A new report from think tank RethinkX predicts the agriculture economy is on the brink of significant change, with the beef and dairy industries set to collapse. The think tank, which focuses on technological change, believes that meat and dairy will be disrupted by meat free products and meat alternatives. The modeling for this change runs to 2030.
So where’s the beef? The first part of the report examines the economics of this future possibility. As the new expected proteins become cheaper, they will become more popular than meat. Simple supply and demand will give preference for the new meats. Research and technology will make these proteins cheaper and tastier than meat, which will collapse the meat economy as we know it now, including a reduction in cows and farming. The report acknowledges current meat substitutes, saying the only barrier at this point is cost. As the products get cheaper, meat demand will significantly reduce, up to 90% by 2035.
As for dairy, the report also expects significant declines in production, up to a 90% reduction by 2030. Food will be produced as a “Food- as-Software model, where foods are engineered by scientists at a molecular level and uploaded to databases that can be accessed by food designers anywhere in the world.” Open access food ensures lower prices.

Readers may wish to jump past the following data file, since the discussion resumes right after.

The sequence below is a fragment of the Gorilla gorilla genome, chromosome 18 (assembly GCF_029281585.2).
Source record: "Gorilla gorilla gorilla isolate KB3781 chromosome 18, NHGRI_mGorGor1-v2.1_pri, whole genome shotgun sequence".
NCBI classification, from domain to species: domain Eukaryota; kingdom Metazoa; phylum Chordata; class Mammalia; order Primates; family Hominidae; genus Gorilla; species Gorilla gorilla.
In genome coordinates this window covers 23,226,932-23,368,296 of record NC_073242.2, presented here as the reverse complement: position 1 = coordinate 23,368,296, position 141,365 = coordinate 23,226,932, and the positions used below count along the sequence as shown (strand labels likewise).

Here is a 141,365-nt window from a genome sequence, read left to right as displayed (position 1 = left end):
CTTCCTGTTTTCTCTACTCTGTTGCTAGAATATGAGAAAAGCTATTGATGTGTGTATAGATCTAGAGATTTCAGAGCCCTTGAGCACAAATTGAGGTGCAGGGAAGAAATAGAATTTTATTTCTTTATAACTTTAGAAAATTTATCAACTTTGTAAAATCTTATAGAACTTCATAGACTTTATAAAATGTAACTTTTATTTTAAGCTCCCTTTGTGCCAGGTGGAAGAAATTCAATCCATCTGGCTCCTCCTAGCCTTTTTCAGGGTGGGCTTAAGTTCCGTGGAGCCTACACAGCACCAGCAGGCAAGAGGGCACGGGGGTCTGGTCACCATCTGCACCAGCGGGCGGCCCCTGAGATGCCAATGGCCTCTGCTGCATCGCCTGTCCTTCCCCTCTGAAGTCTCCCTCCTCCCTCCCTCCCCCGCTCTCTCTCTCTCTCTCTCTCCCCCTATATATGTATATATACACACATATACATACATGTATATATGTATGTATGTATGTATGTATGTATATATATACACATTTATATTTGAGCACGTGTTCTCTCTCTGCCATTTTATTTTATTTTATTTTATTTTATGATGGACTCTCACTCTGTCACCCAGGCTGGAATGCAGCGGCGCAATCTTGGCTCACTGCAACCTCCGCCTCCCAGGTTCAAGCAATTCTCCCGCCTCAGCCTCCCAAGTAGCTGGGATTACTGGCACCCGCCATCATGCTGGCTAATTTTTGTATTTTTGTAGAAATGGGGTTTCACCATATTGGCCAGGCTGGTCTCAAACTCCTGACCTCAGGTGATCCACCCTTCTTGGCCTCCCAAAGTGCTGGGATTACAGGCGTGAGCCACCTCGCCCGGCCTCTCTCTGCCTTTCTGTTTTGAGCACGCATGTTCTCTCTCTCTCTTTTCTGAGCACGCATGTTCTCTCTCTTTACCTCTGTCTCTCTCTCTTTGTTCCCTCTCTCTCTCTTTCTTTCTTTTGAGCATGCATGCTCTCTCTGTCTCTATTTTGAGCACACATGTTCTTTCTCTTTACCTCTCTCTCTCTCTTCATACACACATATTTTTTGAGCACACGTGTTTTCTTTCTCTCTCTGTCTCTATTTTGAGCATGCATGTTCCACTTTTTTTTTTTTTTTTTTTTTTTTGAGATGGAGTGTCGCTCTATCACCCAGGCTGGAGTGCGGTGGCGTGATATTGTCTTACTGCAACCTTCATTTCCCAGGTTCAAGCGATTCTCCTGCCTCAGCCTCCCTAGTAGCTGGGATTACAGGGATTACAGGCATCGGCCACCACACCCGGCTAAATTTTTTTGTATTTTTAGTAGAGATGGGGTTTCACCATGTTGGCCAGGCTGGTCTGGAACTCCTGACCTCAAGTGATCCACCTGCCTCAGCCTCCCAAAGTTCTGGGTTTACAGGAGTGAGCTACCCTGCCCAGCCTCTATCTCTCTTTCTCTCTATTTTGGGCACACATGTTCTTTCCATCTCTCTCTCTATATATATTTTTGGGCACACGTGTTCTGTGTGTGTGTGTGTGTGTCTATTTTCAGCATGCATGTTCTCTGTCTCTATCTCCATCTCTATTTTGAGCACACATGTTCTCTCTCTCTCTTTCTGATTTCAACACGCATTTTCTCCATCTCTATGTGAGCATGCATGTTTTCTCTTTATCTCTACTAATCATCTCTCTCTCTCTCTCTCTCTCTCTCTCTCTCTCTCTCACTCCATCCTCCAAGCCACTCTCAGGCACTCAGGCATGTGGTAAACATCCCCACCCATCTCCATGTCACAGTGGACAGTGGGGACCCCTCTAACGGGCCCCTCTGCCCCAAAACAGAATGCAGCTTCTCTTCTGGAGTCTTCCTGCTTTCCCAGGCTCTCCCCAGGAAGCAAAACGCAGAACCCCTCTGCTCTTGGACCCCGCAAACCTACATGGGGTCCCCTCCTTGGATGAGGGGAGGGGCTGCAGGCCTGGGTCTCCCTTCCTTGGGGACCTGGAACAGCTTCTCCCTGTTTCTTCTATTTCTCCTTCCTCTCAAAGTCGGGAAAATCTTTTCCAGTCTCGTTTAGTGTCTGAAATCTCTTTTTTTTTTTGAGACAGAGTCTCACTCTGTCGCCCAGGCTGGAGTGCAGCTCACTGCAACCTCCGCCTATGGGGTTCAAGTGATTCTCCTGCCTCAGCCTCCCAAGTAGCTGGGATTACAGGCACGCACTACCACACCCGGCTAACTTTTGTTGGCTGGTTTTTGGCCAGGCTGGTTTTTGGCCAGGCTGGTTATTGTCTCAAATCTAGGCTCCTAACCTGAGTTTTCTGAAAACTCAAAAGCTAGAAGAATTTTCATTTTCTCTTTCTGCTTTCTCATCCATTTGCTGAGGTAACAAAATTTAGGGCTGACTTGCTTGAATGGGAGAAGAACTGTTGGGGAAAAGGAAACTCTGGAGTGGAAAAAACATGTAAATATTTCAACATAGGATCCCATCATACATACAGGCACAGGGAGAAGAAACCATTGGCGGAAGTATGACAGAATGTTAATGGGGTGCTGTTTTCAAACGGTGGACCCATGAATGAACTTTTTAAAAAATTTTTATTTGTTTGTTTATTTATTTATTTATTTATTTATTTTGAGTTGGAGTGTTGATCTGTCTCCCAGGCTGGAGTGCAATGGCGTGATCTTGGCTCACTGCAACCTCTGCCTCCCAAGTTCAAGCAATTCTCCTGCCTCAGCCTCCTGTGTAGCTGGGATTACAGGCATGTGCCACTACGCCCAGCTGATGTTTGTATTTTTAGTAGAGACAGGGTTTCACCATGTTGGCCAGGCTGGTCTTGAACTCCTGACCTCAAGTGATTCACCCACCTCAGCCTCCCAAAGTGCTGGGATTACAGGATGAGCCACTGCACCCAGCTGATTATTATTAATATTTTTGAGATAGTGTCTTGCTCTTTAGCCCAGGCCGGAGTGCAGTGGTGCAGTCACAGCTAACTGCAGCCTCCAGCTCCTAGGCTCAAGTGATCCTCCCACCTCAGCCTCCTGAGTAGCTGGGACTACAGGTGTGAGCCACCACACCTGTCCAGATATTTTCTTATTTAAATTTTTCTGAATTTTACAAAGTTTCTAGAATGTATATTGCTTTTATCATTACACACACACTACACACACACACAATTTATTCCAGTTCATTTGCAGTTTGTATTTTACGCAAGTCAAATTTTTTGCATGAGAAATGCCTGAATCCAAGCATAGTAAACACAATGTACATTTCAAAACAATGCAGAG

Beef and dairy are widely recognized for their pollution and carbon dense production methods. If those industries were reduced by 90%, the environmental benefits would be monumental, a possibility acknowledged in the report as well. If beef production was reduced to the amount described, the related emissions would also be reduced by 90%. Imagine if the areas used for livestock were available for other uses.
Global forces and industries are affected in the report’s prognosis. Economics, the environment, and business systems are all intertwined in agriculture and dairy industries. Catherine Tubb, a co-author of the report, said of the publication, “The industrial livestock industry is one of the oldest, largest, and most inefficient food-production systems in the world. Modern ingredients and the foods are about ten times more efficient across the board – from land and water use, to feedstock consumption and energy use.”
It’s easy to be optimistic about the reduction of the meat industry. Meat alternatives are widely available and gaining popularity. Even meat producers are jumping on the alternatives bandwagon, Hormel introduced a plant based line this year. Scientists and environmentalists are looking for methods to reduce meat consumption, including a tax on meat.
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